As the Ninth Circuit pointed out, however, despite the fishing rights contained in a treaty, "Indians do not have any treaty reserved right to exercise exclusive jurisdiction over such fishing matters." United States v. Sohappy, 770 F.2d 816, 820 (9th Cir. 1985) (upholding federal jurisdiction over an Indian on the reservation under federal statute criminalizing transporting, selling, or acquiring fish). "Indian sovereignty is 'necessarily limited' and must not conflict with the the [sic] overriding sovereignty of the United States." Id. at 819. Federal laws of general applicability "are applicable to the Indian unless there exists some treaty right which exempts the Indian from the operation of the particular statutes in question." Burns, 529 F.2d at 117; Sohappy, 770 F.2d at 820 (quoting Burns, 529 F.2d at 117). The Treaties of 1864 and 1867 contain no language which purports to immunize Stone from prosecution for violating laws of general applicability. Moreover, as in Sohappy, federal jurisdiction under the Airborne Hunting Act is not "disruptive of tribal authority, for rather than overturning basic tribal regulations, it supports the tribal laws by authorizing federal penalties for violations," and its enforcement against an Indian on Indian land is proper. Id. at 819-20.7 

The judgment is affirmed.


The HONORABLE NANETTE K. LAUGHREY, United States District Judge for the Western District of Missouri, sitting by designation


The Honorable David S. Doty, United States District Judge for the District of Minnesota


The Honorable Franklin L. Noel, Chief United States Magistrate Judge for the District of Minnesota


Section 1162 states in part:

(a) Each of the States or Territories listed in the following table shall have jurisdiction over offenses committed by or against Indians in the areas of Indian country listed opposite the name of the State or Territory to the same extent that such State or Territory has jurisdiction over offenses committed elsewhere within the State or Territory, and the criminal laws of such State or Territory shall have the same force and effect within such Indian country as they have elsewhere within the State or Territory:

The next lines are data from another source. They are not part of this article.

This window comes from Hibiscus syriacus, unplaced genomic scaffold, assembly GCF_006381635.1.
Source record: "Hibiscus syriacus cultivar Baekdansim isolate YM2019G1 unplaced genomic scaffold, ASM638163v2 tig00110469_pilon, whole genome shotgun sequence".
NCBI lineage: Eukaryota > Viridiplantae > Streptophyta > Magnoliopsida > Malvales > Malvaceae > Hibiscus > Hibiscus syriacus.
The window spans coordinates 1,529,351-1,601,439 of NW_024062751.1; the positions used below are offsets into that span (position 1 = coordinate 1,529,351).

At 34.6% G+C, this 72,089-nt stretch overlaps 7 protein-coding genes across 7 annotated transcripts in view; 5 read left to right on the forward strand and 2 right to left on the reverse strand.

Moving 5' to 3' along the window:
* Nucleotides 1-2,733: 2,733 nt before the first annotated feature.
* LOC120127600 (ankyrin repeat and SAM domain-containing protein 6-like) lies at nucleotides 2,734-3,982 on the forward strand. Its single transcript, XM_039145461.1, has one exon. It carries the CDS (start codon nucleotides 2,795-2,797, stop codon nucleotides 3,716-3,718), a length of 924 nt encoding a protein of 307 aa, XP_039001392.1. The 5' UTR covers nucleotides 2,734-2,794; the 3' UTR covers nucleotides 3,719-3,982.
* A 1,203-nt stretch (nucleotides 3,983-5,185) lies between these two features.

Minnesota. .... All Indian country within the State, except the Red Lake Reservation.


(c) The Provisions of sections 1152 and 1153 of this chapter shall not be applicable within the areas of Indian country listed in subsection (a) of this section as areas over which the several States have exclusive jurisdiction.


Section 1152 provides:

Except as otherwise expressly provided by law, the general laws of the United States as to the punishment of offenses committed in any place within the sole and exclusive jurisdiction of the United States, except the District of Colombia, shall extend to the Indian country.

This section shall not extend to offenses committed by one Indian against the person or property of another Indian, nor to any Indian committing any offense in the Indian country who had been punished by the local law of the tribe, or to any case where, by treaty stipulations, the exclusive jurisdiction over such offenses is or may be secured to the Indian tribes respectively.


Section 1153 provides in part:

Any Indian who commits against the person or property of another Indian or other person any of the following offenses, namely, murder, manslaughter, kidnaping, rape, carnal knowledge of any female, not his wife, who has not attained the age of sixteen years, assault with intent to commit rape, incest, assault with intent to commit murder, assault with a dangerous weapon, assault resulting in serious bodily injury, arson, burglary, robbery, and larceny within the Indian country, shall be subject to the same laws and penalties as all other persons committing any of the above offenses, within the exclusive jurisdiction of the United States.


The White Earth Band's Conservation Code prohibits the taking and/or pursuit of game from a motor vehicle: "It is prohibited to take, attempt to take or pursue game animals, furbearers or waterfowl from a motor vehicle excepting that waterfowl may be taken from a motorized boat with the engine raised and shut off." C.C. 400.05, subd. 3. Airplanes are included in the definition of "motor vehicle" under the Conservation Code: "Motor Vehicle: Shall mean, but not be limited to, any car, truck, automobile, motorized boat, cycle, snowmobile, all-terrain vehicle, airplane or any other vehicle that is motorized." C.C. 100.08, subd. 20